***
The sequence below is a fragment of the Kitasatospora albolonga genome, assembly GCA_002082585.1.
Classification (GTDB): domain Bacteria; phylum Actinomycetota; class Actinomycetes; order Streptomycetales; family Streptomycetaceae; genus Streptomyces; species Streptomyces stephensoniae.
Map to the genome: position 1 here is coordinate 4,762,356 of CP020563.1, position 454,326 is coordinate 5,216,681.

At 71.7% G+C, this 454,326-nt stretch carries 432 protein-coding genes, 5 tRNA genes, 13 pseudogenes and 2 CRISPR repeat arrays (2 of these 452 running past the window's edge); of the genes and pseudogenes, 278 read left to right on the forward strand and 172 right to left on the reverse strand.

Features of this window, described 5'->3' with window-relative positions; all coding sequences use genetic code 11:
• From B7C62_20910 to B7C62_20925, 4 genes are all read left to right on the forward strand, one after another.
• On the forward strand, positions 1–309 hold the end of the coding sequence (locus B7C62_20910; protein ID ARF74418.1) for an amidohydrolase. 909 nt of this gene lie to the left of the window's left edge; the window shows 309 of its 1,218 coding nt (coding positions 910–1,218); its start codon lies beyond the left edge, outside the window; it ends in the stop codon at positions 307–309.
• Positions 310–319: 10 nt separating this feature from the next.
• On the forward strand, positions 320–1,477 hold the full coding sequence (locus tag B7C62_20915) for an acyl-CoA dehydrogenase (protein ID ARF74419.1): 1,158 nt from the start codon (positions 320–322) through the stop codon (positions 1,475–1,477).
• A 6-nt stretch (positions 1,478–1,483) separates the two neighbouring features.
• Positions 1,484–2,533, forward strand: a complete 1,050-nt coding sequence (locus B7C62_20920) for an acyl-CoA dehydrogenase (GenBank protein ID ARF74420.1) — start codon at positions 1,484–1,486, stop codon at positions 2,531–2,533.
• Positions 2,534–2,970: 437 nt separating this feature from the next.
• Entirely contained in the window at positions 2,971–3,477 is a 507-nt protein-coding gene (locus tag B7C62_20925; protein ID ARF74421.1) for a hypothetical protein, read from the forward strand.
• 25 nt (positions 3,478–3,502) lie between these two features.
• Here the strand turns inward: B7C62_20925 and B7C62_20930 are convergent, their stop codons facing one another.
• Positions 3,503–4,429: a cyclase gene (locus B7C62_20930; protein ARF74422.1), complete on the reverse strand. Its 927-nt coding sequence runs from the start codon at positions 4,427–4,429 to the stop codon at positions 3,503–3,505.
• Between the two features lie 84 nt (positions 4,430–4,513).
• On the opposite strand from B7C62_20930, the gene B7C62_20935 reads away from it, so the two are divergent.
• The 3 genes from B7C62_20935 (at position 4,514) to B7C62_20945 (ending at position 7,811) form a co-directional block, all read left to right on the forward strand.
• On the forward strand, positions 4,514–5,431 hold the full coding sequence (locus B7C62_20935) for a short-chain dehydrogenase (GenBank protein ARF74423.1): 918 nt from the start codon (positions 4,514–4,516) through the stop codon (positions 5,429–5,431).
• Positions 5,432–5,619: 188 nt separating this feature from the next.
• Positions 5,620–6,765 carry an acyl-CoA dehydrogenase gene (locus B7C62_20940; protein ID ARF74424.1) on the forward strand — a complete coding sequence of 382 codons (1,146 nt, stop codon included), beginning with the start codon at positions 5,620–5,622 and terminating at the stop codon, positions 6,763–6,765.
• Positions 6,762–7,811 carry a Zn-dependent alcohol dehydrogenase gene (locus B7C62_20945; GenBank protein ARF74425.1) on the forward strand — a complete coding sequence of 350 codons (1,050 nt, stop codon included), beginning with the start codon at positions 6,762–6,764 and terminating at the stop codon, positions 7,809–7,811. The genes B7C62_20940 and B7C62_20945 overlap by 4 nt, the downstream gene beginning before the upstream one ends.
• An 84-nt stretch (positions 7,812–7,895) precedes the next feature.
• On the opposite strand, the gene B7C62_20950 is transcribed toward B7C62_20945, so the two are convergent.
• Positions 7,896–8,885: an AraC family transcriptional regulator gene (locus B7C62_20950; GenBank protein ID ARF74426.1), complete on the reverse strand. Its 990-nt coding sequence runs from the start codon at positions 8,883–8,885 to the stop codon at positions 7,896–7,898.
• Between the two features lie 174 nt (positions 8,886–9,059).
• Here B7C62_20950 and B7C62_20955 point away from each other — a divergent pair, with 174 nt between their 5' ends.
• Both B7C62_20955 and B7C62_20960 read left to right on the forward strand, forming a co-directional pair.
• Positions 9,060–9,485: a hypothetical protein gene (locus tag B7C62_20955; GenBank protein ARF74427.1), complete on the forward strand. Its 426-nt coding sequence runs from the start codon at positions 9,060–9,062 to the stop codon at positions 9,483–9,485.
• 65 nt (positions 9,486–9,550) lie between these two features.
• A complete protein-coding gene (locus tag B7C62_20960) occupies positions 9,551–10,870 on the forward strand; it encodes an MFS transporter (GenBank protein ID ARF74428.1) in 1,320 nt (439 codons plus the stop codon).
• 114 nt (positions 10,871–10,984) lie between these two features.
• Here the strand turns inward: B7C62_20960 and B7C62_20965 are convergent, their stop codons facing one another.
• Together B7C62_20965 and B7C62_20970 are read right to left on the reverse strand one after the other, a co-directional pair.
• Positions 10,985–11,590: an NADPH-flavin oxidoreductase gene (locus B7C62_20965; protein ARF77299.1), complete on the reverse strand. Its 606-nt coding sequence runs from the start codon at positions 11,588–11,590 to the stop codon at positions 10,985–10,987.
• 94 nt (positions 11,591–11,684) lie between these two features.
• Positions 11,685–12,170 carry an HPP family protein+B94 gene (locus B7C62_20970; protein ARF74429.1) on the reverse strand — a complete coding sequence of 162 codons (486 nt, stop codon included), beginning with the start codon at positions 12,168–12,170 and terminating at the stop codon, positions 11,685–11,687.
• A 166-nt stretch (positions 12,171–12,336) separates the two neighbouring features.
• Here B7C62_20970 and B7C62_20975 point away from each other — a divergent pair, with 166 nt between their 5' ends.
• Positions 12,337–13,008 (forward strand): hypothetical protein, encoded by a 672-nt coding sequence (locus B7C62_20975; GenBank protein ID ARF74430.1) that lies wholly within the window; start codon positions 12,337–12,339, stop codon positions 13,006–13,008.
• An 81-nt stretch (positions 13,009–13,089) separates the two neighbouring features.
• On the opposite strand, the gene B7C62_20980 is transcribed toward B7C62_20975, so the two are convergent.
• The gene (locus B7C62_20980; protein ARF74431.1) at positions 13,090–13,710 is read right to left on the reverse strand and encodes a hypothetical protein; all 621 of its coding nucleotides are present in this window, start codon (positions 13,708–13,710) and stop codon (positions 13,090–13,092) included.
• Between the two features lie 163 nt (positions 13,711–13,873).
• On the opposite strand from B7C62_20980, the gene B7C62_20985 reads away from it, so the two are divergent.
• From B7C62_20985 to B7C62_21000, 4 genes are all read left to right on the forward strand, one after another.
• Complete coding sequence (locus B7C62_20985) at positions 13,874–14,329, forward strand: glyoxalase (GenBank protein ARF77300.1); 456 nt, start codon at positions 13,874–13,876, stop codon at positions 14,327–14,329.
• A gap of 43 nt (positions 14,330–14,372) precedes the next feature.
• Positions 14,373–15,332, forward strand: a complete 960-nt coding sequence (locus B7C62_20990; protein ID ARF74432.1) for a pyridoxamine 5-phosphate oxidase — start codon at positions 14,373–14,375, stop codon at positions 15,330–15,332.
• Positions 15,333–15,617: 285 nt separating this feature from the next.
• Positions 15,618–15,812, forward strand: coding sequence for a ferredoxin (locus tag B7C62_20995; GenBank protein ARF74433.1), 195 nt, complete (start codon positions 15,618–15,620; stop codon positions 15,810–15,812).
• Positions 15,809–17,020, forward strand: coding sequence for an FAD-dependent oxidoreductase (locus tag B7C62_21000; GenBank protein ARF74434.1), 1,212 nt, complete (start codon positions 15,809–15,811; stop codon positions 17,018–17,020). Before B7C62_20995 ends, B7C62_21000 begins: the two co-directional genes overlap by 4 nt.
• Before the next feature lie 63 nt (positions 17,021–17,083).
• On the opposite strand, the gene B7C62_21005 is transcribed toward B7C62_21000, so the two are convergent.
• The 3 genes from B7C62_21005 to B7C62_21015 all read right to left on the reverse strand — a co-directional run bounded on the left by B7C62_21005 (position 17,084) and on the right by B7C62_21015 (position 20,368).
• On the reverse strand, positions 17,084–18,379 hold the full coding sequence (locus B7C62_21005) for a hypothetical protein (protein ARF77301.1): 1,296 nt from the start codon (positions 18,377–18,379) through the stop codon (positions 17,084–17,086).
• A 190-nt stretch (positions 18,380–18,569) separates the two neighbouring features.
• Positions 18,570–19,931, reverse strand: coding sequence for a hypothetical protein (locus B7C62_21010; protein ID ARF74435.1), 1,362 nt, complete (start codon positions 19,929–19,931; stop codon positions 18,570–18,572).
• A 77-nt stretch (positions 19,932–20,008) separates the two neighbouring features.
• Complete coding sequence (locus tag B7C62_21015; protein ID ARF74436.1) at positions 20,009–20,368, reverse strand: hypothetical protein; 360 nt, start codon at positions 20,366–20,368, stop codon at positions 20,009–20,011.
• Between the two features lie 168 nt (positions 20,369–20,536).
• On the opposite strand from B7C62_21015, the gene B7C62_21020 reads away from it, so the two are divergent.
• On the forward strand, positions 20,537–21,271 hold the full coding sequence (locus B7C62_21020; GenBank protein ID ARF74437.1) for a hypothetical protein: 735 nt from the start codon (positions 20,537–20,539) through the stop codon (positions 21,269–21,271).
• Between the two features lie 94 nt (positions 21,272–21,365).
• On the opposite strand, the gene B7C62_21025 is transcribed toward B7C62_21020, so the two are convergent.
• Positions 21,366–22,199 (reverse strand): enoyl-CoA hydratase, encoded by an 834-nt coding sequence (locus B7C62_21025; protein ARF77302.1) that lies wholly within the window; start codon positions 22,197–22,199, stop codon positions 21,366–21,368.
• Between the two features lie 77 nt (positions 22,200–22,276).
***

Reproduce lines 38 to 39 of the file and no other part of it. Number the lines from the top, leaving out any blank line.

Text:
• Positions 11,685–12,170 carry an HPP family protein+B94 gene (locus B7C62_20970; protein ARF74429.1) on the reverse strand — a complete coding sequence of 162 codons (486 nt, stop codon included), beginning with the start codon at positions 12,168–12,170 and terminating at the stop codon, positions 11,685–11,687.
• A 166-nt stretch (positions 12,171–12,336) separates the two neighbouring features.